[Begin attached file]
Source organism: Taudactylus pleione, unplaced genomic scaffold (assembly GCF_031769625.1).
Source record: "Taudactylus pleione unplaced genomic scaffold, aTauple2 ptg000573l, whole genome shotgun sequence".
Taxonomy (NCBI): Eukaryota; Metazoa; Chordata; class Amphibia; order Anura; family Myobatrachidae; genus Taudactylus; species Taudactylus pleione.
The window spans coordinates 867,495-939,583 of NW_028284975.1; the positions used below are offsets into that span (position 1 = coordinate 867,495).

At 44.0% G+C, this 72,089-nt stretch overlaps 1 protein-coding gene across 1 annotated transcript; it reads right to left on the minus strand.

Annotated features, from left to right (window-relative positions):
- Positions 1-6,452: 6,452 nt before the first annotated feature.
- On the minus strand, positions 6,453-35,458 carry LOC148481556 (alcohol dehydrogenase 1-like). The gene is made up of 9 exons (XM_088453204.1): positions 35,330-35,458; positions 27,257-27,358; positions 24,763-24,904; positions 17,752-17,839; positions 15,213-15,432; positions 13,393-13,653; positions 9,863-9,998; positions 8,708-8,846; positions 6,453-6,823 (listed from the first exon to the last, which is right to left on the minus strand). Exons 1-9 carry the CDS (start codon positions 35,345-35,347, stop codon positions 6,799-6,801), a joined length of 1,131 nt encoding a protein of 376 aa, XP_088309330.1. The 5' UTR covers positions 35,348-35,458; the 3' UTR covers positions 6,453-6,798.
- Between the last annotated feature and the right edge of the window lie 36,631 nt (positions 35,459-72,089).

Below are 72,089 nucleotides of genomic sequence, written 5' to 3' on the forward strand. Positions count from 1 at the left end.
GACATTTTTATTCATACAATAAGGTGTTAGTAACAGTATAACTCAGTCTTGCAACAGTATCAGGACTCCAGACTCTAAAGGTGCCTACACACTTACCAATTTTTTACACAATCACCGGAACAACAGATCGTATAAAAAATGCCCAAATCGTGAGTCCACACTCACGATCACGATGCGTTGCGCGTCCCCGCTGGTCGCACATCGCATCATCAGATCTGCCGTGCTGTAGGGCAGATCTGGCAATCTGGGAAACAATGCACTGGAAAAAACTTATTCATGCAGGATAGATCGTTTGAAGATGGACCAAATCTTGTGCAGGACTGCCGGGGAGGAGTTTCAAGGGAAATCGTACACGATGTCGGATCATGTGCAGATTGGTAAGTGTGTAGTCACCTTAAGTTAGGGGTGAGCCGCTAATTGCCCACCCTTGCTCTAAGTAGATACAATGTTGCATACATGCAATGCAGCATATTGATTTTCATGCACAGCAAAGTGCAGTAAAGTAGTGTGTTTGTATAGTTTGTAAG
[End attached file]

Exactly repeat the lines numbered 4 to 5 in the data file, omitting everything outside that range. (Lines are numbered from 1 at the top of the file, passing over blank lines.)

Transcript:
The window spans coordinates 867,495-939,583 of NW_028284975.1; the positions used below are offsets into that span (position 1 = coordinate 867,495).

At 44.0% G+C, this 72,089-nt stretch overlaps 1 protein-coding gene across 1 annotated transcript; it reads right to left on the minus strand.